Usage of this statement does not cleanly close scope. Local variables will not have their destructors called automatically, because FreeBASIC does not do stack unwinding. Only the destructors of global variables will be called in this case.
For this reason, it is discouraged to use End simply to mark the end of a program; the program will come to an end automatically, and in a cleaner fashion, when the last line of module-level code has executed.
Note: STOP is not implemented properly yet; currently it is the same as SYSTEM.
For each library I write, I write an exit function that could be called a destructor. Each would clean up mutexes, CONDs, special allocations, terminate threads, etc. I use Linux, only. Frequently, the console state (local or remote) doesn't get cleanly cleared. I have a function set that clears this, also. I even have a few debug routines that give me good data on fail situations.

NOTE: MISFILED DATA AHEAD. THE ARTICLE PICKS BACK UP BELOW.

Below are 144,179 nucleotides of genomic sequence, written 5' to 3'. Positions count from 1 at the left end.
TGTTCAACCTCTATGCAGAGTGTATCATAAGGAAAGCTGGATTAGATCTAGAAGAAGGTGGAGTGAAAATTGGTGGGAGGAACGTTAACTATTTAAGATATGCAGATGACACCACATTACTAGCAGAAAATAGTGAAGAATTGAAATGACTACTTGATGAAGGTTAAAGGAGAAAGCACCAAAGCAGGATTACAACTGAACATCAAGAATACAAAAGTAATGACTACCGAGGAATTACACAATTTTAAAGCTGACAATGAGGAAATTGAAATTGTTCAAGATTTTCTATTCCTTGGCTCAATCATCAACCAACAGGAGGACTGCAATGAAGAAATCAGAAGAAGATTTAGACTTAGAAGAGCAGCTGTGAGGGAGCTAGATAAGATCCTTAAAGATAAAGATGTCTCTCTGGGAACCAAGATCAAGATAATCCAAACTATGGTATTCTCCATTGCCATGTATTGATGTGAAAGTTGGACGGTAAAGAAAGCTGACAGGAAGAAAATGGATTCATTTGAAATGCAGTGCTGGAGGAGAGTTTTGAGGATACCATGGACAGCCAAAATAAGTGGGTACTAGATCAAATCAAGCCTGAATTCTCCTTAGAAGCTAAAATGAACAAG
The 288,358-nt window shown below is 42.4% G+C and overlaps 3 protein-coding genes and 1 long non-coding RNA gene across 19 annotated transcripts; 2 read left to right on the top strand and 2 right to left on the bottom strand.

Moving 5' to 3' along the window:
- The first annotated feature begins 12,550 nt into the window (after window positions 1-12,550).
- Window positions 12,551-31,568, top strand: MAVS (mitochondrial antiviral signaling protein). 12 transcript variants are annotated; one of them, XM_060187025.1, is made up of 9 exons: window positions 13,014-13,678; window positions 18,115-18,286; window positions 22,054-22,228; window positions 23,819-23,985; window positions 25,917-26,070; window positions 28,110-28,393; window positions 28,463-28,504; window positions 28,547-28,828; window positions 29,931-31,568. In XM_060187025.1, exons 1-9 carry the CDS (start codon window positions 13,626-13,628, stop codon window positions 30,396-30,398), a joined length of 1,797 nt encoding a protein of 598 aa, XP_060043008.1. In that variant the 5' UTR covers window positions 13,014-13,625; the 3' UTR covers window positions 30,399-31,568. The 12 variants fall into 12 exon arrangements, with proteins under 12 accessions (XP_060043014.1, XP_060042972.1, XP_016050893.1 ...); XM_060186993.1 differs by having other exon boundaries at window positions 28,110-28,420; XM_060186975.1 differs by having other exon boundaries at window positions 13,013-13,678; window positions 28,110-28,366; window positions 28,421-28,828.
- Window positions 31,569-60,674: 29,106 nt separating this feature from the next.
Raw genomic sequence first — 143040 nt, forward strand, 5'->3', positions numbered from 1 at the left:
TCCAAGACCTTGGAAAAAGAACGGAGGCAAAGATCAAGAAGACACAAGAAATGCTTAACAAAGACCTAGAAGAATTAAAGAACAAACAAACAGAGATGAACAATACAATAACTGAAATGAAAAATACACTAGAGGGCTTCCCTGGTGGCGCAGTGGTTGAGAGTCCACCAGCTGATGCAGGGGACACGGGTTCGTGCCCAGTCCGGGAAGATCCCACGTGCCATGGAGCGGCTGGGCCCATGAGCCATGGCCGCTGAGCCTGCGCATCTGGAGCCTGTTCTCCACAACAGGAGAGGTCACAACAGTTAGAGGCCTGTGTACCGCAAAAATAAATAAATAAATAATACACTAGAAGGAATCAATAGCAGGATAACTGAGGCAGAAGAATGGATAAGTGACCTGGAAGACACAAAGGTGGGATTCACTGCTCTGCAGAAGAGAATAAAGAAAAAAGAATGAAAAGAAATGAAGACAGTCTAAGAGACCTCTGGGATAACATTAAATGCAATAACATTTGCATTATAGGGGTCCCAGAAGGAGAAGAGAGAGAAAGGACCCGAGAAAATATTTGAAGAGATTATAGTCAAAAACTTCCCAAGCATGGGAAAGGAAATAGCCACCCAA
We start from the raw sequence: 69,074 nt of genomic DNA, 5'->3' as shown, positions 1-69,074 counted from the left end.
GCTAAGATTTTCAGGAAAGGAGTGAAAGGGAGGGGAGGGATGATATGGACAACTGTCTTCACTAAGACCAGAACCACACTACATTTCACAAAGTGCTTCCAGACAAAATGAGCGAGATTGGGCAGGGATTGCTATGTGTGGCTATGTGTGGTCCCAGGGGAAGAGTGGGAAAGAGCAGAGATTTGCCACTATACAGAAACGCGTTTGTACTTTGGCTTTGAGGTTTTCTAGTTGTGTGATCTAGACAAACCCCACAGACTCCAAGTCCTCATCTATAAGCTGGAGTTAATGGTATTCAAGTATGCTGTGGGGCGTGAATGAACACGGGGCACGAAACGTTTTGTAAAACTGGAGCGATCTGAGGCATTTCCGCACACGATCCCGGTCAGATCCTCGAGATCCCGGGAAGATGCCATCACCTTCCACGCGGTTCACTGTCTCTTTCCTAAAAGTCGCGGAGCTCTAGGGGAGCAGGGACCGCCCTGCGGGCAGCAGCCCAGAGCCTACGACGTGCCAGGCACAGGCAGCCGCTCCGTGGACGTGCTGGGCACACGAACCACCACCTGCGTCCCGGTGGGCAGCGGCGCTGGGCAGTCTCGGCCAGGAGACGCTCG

I have one general destructor that tests if a library is present (at compile time) and will call each appropriate exit function at program close.
END does what it says: it does not call any destructors.
STOP from anywhere will call my general destructor and then all my exit code is executed. Program traps can correctly dump info and close everything down nicely without me having to unwind everything. I can kill a program from anywhere and everything is happy.
Should anyone choose to work on this function (STOP) ---
PLEASE DON'T CHANGE THIS 'FEATURE'
This 'incomplete' function helps SO MUCH as it is.
I just wanted to record somewhere that it works this way for me.